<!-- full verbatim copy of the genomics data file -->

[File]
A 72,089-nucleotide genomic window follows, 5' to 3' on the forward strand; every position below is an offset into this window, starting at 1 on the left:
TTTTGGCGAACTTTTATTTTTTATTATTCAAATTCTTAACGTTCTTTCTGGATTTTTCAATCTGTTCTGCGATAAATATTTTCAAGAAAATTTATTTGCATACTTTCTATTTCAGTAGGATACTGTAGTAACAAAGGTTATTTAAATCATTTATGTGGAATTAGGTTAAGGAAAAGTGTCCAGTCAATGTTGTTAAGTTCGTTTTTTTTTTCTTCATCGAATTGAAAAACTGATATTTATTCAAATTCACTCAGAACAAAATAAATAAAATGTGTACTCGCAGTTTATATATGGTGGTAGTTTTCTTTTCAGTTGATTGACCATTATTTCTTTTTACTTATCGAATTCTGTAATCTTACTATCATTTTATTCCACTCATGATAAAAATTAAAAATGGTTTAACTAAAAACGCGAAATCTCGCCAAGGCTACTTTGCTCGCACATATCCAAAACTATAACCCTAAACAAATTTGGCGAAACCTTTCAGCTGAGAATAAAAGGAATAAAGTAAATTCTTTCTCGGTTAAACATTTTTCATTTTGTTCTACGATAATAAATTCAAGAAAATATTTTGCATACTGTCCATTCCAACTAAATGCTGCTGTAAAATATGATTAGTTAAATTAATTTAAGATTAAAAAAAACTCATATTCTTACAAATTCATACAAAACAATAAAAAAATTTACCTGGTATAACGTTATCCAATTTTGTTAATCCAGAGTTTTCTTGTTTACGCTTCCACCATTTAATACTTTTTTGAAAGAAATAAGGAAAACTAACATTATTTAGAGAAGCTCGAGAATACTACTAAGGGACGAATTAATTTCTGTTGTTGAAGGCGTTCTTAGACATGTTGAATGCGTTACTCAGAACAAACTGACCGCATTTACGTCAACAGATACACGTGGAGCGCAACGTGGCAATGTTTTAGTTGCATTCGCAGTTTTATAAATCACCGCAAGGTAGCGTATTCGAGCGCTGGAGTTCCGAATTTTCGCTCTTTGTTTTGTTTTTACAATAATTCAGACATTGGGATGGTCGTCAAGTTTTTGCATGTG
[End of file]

A 72,089-nucleotide genomic window follows, 5' to 3' on the forward strand; every position below is an offset into this window, starting at 1 on the left:
TTTTGGCGAACTTTTATTTTTTATTATTCAAATTCTTAACGTTCTTTCTGGATTTTTCAATCTGTTCTGCGATAAATATTTTCAAGAAAATTTATTTGCATACTTTCTATTTCAGTAGGATACTGTAGTAACAAAGGTTATTTAAATCATTTATGTGGAATTAGGTTAAGGAAAAGTGTCCAGTCAATGTTGTTAAGTTCGTTTTTTTTTTCTTCATCGAATTGAAAAACTGATATTTATTCAAATTCACTCAGAACAAAATAAATAAAATGTGTACTCGCAGTTTATATATGGTGGTAGTTTTCTTTTCAGTTGATTGACCATTATTTCTTTTTACTTATCGAATTCTGTAATCTTACTATCATTTTATTCCACTCATGATAAAAATTAAAAATGGTTTAACTAAAAACGCGAAATCTCGCCAAGGCTACTTTGCTCGCACATATCCAAAACTATAACCCTAAACAAATTTGGCGAAACCTTTCAGCTGAGAATAAAAGGAATAAAGTAAATTCTTTCTCGGTTAAACATTTTTCATTTTGTTCTACGATAATAAATTCAAGAAAATATTTTGCATACTGTCCATTCCAACTAAATGCTGCTGTAAAATATGATTAGTTAAATTAATTTAAGATTAAAAAAAACTCATATTCTTACAAATTCATACAAAACAATAAAAAAATTTACCTGGTATAACGTTATCCAATTTTGTTAATCCAGAGTTTTCTTGTTTACGCTTCCACCATTTAATACTTTTTTGAAAGAAATAAGGAAAACTAACATTATTTAGAGAAGCTCGAGAATACTACTAAGGGACGAATTAATTTCTGTTGTTGAAGGCGTTCTTAGACATGTTGAATGCGTTACTCAGAACAAACTGACCGCATTTACGTCAACAGATACACGTGGAGCGCAACGTGGCAATGTTTTAGTTGCATTCGCAGTTTTATAAATCACCGCAAGGTAGCGTATTCGAGCGCTGGAGTTCCGAATTTTCGCTCTTTGTTTTGTTTTTACAATAATTCAGACATTGGGATGGTCGTCAAGTTTTTGCATGTG